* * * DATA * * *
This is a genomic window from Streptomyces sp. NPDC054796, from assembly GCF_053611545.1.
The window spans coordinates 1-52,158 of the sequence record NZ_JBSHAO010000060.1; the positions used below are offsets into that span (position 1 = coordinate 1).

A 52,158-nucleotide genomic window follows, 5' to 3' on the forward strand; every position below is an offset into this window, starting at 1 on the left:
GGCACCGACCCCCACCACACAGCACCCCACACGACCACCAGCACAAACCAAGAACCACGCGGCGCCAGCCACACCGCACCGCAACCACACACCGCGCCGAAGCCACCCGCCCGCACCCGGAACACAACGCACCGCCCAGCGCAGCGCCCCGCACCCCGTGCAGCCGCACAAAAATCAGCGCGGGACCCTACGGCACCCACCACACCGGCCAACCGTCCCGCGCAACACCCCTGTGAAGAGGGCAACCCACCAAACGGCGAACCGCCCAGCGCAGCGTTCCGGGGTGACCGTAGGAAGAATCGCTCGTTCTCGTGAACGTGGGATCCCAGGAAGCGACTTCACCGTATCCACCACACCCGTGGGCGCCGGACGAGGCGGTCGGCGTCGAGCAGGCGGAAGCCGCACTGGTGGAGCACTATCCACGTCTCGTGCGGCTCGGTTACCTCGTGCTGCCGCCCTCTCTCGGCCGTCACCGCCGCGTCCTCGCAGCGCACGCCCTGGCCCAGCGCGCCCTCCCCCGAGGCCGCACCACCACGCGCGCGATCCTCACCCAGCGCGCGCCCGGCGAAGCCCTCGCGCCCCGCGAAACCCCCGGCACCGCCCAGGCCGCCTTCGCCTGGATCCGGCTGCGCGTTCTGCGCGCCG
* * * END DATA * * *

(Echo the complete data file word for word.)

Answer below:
This is a genomic window from Streptomyces sp. NPDC054796, from assembly GCF_053611545.1.
The window spans coordinates 1-52,158 of the sequence record NZ_JBSHAO010000060.1; the positions used below are offsets into that span (position 1 = coordinate 1).

A 52,158-nucleotide genomic window follows, 5' to 3' on the forward strand; every position below is an offset into this window, starting at 1 on the left:
GGCACCGACCCCCACCACACAGCACCCCACACGACCACCAGCACAAACCAAGAACCACGCGGCGCCAGCCACACCGCACCGCAACCACACACCGCGCCGAAGCCACCCGCCCGCACCCGGAACACAACGCACCGCCCAGCGCAGCGCCCCGCACCCCGTGCAGCCGCACAAAAATCAGCGCGGGACCCTACGGCACCCACCACACCGGCCAACCGTCCCGCGCAACACCCCTGTGAAGAGGGCAACCCACCAAACGGCGAACCGCCCAGCGCAGCGTTCCGGGGTGACCGTAGGAAGAATCGCTCGTTCTCGTGAACGTGGGATCCCAGGAAGCGACTTCACCGTATCCACCACACCCGTGGGCGCCGGACGAGGCGGTCGGCGTCGAGCAGGCGGAAGCCGCACTGGTGGAGCACTATCCACGTCTCGTGCGGCTCGGTTACCTCGTGCTGCCGCCCTCTCTCGGCCGTCACCGCCGCGTCCTCGCAGCGCACGCCCTGGCCCAGCGCGCCCTCCCCCGAGGCCGCACCACCACGCGCGCGATCCTCACCCAGCGCGCGCCCGGCGAAGCCCTCGCGCCCCGCGAAACCCCCGGCACCGCCCAGGCCGCCTTCGCCTGGATCCGGCTGCGCGTTCTGCGCGCCG